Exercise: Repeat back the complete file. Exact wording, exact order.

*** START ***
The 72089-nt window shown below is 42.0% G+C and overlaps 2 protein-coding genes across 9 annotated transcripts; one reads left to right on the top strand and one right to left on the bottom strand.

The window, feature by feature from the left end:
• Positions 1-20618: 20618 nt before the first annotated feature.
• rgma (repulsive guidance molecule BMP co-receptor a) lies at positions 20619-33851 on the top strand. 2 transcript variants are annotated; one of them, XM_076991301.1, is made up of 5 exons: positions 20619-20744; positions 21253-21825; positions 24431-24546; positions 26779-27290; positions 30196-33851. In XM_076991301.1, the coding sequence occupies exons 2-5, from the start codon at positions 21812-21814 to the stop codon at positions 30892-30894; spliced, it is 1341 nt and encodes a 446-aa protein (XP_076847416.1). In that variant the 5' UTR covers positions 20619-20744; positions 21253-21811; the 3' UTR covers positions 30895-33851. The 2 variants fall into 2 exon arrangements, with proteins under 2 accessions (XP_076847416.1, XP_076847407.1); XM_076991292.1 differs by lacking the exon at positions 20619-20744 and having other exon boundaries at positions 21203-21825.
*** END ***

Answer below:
The 72089-nt window shown below is 42.0% G+C and overlaps 2 protein-coding genes across 9 annotated transcripts; one reads left to right on the top strand and one right to left on the bottom strand.

The window, feature by feature from the left end:
• Positions 1-20618: 20618 nt before the first annotated feature.
• rgma (repulsive guidance molecule BMP co-receptor a) lies at positions 20619-33851 on the top strand. 2 transcript variants are annotated; one of them, XM_076991301.1, is made up of 5 exons: positions 20619-20744; positions 21253-21825; positions 24431-24546; positions 26779-27290; positions 30196-33851. In XM_076991301.1, the coding sequence occupies exons 2-5, from the start codon at positions 21812-21814 to the stop codon at positions 30892-30894; spliced, it is 1341 nt and encodes a 446-aa protein (XP_076847416.1). In that variant the 5' UTR covers positions 20619-20744; positions 21253-21811; the 3' UTR covers positions 30895-33851. The 2 variants fall into 2 exon arrangements, with proteins under 2 accessions (XP_076847416.1, XP_076847407.1); XM_076991292.1 differs by lacking the exon at positions 20619-20744 and having other exon boundaries at positions 21203-21825.